Half-time in a fairly shambolic match, only the second goalless 45 minutes of the tournament so far. The real winner here being Pepe.
I love terrible football matches, so I’m as happy as a pig in shit at the moment.
Not sure what the referee said to the stricken Emmenike, but it produced the quickest recovery since Lazarus was told to come forth…
Spare a thought for both coaches, who are actually paid to make sense of this and suggest improvements at half time.
Onazi fires thirty yards wide from thirty yards out, as Nigeria’s strikeforce did regularly against Scotland at Fulham recently. Emenike then has another poor effort. At least that part of their preparation seems to have worked. Keshi doesn’t look happy. Even for him.
The pitch in Curitiba is chewing up pretty well. The groundstaff will be torn between replacing the sods or just planting wheat at half time.
Just a reminder that in matches that start at the same time as Coronation Street, the players will be allowed a three minute break for hot pots and a half of mild every 45 minutes.
Iran, in a scarcely believable twist, go closest to scoring a goal yet after some penalty box shenanigans. An applied demonstration of what they could achieve if they played upwards of zero players up front.
And then Enyeama makes a fine save from Ghoochannejad’s header from a corner. Wooh
Kilbane suggests that Nigerian coach Stephen Keshi will “want to get his players in at half-time to reorganise.” There’s a third of the half left. The game is getting that desperate.
The time they gave Oboabona to try and recover from his ankle injury gives lie to Kilbane’s suggestion that it was a “hard choice” to leave Yobo out. Yobo to score soon, although Musa nearly did, cleverly, from a free-kick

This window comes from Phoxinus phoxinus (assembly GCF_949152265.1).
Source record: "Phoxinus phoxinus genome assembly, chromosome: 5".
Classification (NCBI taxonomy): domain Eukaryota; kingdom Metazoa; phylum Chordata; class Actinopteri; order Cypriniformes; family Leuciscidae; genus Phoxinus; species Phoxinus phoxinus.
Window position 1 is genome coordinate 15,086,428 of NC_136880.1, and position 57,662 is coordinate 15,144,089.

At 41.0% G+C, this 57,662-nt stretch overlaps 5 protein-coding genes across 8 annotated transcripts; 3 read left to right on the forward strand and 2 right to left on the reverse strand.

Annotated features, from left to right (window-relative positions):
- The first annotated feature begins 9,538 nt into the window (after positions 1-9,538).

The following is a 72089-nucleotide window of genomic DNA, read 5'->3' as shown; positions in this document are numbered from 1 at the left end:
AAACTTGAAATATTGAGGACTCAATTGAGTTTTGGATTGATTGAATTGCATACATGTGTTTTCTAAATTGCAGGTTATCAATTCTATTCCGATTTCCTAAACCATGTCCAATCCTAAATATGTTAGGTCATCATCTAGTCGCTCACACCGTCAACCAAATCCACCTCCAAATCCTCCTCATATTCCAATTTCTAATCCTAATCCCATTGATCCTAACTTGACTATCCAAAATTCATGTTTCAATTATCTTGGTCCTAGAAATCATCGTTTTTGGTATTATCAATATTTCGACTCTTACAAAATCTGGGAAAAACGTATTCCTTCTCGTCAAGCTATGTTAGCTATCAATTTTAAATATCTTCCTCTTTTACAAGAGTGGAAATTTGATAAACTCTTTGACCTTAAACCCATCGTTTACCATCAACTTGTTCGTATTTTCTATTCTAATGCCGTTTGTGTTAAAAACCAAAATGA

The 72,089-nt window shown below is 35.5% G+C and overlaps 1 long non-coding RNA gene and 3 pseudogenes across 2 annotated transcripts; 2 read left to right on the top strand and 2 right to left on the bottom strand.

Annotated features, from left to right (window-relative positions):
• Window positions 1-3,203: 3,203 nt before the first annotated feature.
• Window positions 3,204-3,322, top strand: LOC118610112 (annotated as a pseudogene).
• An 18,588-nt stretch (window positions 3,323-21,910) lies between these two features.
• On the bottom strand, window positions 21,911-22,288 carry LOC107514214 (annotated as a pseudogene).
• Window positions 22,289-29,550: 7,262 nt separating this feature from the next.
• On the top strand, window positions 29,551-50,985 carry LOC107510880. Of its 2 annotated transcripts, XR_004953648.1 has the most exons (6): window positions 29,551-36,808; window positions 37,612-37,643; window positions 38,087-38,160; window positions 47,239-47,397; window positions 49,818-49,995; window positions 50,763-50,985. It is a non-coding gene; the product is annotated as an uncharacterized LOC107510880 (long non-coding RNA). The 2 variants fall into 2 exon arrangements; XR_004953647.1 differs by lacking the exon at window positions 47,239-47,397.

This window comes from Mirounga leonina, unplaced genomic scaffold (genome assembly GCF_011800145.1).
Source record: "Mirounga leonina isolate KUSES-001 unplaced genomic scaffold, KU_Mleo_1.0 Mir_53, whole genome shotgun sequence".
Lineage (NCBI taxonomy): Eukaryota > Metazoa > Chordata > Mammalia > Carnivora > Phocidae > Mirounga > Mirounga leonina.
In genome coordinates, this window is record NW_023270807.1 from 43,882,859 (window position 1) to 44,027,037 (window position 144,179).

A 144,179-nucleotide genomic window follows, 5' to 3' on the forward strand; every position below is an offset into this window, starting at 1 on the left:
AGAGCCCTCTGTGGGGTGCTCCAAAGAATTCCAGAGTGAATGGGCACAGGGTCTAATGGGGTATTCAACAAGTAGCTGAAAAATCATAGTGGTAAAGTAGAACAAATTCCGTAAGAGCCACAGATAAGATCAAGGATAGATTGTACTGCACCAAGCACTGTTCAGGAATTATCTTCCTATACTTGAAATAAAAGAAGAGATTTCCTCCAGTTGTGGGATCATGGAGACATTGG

Joseph Yobo replaces Godfrey Oboabona, forshadowing the day this Thursday that Paul Parker replaces Glen Johnson.
The game is developing into a fast-paced piece of nothing. Iran can’t support their strikers. Nigeria can’t pass to theirs. Its a bit more entertaining than that sounds, but not by much – as proven by the fact I could type this twice (autodelete in better form than Wayne Rooney) without missing any significant action.
I was just about to say the same thing about Uhlsport. I played for a team that used them for match balls and they were as tough as old boots.
Nigeria look the most likely team to score at the moment, but it appears to be a theoretical capacity only. Like trying to decide which one of The Saturdays is most likely to get an O.B.E.
The ball breaks for Ghoochannejhad in Nigeria’s half, but the impact he was able to make was limited by the number of people up in support of him, which is sometimes one and sometimes fewer than that.
Iran’s kit is made by Uhlsport, which pleases me.
If the injured Godfrey Oboabona can’t continue, “they have Joseph Yobo” to come on, which won’t be as reassuring to NIgeria fans as Kilbane meant it to be.
It is a step up in class for Iran in these finals. But, to an extent, that is true of every team in this competition, outside South America. I mean, Italy had the edge on Moldova…
In a year that has already seen the passing of both Shirley Temple and Mickey Rooney, the fact bound to make everyone REALLY feel old is that John Obi Mikel is now 27.
Moses is indeed looking dangerous down the left flank. Obviously that advert in which he inexplicably stars alongside Messi and Ronaldo has proved useful preparation…
Nigeria’s kit is every inch a disaster but the team are putting in a shift. Victor Moses is causing them all kinds of problems, a fact bound to create some good religion puns if it persists.
Ogenyi O’NAZI plays for Lazio. Hands up who thought “mmm, apt” when they heard that…
Ogenyi Onazi was the culprit of the best miss so far, and he injured himself in the process. However, a wee spell on the magical orange stretcher seems to have recharged his batteries.